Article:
Indian Grand Prix Betting

The expansion of Formula One racing throughout the world has proceeded slowly but steadily since the inception of the FIA World Championship format in Europe in 1950. Following North and South America, Asia saw its first Grand Prix conducted in Japan in 1976, followed by Malaysia in 1999, China in 2004 and Singapore in 2008. Plans for a Grand Prix in India dated back to 1997, when Calcutta was under consideration, but it was not until 2011 that a circuit worthy of F1 competition was constructed on the India subcontinent—the Buddh International Circuit at Greater Noida, Uttar Pradesh, India, roughly 48 kilometres and one hour from New Delhi.

By Indian standards, Greater Noida is a small town—a planned community that sprung up out of nothing to ease the demographic burden of neighboring Noida, a similarly invented suburb of the Indian capital that exceeded its growth limits in the 1990s. As proposed in 2007, the raceway would be located within the region’s 2,500-acre Jaypee Greens Sports City and have a seating capacity roughly equivalent to the entire 107,000 population of Greater Noida, with the potential to grow to 200,000.

From the very outset, the Indian Grand Prix had an official sponsor in Bharti Airtel Limited, commonly known as “Airtel,” which is a multinational telecommunications services company headquartered in New Delhi. The course also had a name sponsor in the Jaypee Group, the circuit`s owners, but rather than name the facility after themselves, they decided to go with “Buddh” in reference to the area where the racetrack is situated – Gautam Buddh Nagar district (also known as Greater Noida).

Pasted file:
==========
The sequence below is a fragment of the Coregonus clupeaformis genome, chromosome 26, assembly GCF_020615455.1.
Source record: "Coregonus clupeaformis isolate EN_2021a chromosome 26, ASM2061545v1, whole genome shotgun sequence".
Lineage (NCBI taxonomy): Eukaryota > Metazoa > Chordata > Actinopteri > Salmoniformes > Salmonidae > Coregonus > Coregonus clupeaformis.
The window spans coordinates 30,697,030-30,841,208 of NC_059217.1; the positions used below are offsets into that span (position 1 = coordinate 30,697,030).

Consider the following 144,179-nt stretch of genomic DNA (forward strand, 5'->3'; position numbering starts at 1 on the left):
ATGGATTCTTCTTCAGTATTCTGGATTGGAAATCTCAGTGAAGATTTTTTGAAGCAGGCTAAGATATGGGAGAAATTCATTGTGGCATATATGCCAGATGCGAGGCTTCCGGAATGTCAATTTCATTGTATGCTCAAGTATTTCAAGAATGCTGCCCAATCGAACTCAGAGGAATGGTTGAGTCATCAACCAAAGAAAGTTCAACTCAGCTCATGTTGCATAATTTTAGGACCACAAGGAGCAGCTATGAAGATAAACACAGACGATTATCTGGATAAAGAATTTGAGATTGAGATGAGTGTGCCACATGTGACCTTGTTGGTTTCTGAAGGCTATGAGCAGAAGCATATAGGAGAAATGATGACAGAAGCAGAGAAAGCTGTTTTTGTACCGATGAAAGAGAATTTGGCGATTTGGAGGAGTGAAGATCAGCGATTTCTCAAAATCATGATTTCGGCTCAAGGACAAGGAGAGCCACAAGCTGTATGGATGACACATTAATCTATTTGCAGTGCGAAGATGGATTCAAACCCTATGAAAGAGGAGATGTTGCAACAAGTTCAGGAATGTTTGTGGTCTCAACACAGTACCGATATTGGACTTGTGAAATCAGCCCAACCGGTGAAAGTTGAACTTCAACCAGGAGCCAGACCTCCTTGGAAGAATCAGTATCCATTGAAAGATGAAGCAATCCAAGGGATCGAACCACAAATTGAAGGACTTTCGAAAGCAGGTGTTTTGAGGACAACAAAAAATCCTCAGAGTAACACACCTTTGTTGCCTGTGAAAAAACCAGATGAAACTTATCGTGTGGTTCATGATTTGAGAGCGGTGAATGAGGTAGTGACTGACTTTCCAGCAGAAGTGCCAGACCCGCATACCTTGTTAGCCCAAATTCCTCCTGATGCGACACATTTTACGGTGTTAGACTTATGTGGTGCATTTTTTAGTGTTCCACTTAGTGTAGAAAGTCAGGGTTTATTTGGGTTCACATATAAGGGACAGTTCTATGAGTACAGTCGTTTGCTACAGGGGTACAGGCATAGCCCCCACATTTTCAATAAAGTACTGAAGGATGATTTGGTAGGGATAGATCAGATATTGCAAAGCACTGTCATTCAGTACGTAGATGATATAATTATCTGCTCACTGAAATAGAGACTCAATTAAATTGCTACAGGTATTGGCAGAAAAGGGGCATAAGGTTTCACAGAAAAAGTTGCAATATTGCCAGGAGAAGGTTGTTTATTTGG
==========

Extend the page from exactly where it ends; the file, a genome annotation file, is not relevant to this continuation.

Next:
Hired to design the world-class circuit was famed German engineer Hermann Tilke. He canvassed the world’s various F1 teams for feedback on how the circuit could be created to improve overtaking, which resulted in the elimination of a planed hairpin turn as well as the widening of certain track sections. To keep the clockwise, right-hand course challenging, a rise in elevation of 14 metres was included along with a banked double-apex bend. The main straight measuring 1,060 metres was intended to be among the longest in F1, as was the pit lane at more than 600 metres. Tilke estimated that a single lap of the finished 5.137-kilometre circuit would take at least 1:27.02 with an average speed of 210.03 km/h and reaching a top speed of around 318 km/ph.

After approving the brand-new course, the FIA allotted leg #17 of the 19-race 2011 season to the Buddh International Circuit. In the inaugural qualifying session on 28 October, Red Bull Racing driver Sebastian Vettel of Germany shattered expectations by recording a lap time of 1:24.178 to win the pole position, while Scuderia Toro Rosso driver Jaime Alguersuari of Spain posted the top speed through the track’s speed trap, reaching 324.2 km/h.

On 30 October 2011, Narain Karthikeyan became the first Indian driver to compete in the Indian Grand Prix. Despite picking up damage in the first lap of the race, the native of Tamil Nadu State persevered to finish seventeenth, capturing the hearts of the local crowd. Meanwhile, Vettel claimed his first-ever “Grand Chelem” or triple victory of pole position, fastest lap and leading every lap of the race. It was a sign of times to come, as Vettel would win again in 2012 and then complete the hat-trick by taking the 2013 Airtel Grand Prix of India as well.

Owing to political and scheduling issues, India will take a break in 2014 from the F1 World Championship rotation. The next Indian Grand Prix is being planned for sometime during the beginning of the 2015 season, moved up from its usual position in October toward the beginning of the season, in order to make up for the yearlong hiatus.

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